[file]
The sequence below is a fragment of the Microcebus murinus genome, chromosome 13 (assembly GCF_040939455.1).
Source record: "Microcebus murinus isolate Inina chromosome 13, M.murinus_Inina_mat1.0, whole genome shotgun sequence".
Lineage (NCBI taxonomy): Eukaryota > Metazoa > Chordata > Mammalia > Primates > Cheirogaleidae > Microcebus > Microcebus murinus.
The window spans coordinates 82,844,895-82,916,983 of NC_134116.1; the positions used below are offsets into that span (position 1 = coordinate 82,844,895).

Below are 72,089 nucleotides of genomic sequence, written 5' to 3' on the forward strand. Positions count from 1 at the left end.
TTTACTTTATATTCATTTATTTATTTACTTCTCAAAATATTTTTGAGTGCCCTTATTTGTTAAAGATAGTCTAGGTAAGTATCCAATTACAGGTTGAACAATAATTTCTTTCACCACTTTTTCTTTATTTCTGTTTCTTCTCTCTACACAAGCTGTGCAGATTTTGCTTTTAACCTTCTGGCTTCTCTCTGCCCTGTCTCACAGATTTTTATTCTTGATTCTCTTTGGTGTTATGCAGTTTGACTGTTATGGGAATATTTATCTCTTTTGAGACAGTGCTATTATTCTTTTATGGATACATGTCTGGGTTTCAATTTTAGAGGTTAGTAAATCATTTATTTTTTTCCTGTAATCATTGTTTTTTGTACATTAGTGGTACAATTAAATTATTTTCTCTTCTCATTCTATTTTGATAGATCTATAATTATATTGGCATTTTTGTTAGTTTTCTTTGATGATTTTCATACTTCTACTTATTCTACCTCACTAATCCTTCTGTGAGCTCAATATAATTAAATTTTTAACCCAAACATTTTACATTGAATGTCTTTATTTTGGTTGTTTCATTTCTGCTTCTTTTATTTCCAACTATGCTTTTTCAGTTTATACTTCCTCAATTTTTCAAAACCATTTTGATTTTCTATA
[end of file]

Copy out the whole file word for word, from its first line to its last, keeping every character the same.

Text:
The sequence below is a fragment of the Microcebus murinus genome, chromosome 13 (assembly GCF_040939455.1).
Source record: "Microcebus murinus isolate Inina chromosome 13, M.murinus_Inina_mat1.0, whole genome shotgun sequence".
Lineage (NCBI taxonomy): Eukaryota > Metazoa > Chordata > Mammalia > Primates > Cheirogaleidae > Microcebus > Microcebus murinus.
The window spans coordinates 82,844,895-82,916,983 of NC_134116.1; the positions used below are offsets into that span (position 1 = coordinate 82,844,895).

Below are 72,089 nucleotides of genomic sequence, written 5' to 3' on the forward strand. Positions count from 1 at the left end.
TTTACTTTATATTCATTTATTTATTTACTTCTCAAAATATTTTTGAGTGCCCTTATTTGTTAAAGATAGTCTAGGTAAGTATCCAATTACAGGTTGAACAATAATTTCTTTCACCACTTTTTCTTTATTTCTGTTTCTTCTCTCTACACAAGCTGTGCAGATTTTGCTTTTAACCTTCTGGCTTCTCTCTGCCCTGTCTCACAGATTTTTATTCTTGATTCTCTTTGGTGTTATGCAGTTTGACTGTTATGGGAATATTTATCTCTTTTGAGACAGTGCTATTATTCTTTTATGGATACATGTCTGGGTTTCAATTTTAGAGGTTAGTAAATCATTTATTTTTTTCCTGTAATCATTGTTTTTTGTACATTAGTGGTACAATTAAATTATTTTCTCTTCTCATTCTATTTTGATAGATCTATAATTATATTGGCATTTTTGTTAGTTTTCTTTGATGATTTTCATACTTCTACTTATTCTACCTCACTAATCCTTCTGTGAGCTCAATATAATTAAATTTTTAACCCAAACATTTTACATTGAATGTCTTTATTTTGGTTGTTTCATTTCTGCTTCTTTTATTTCCAACTATGCTTTTTCAGTTTATACTTCCTCAATTTTTCAAAACCATTTTGATTTTCTATA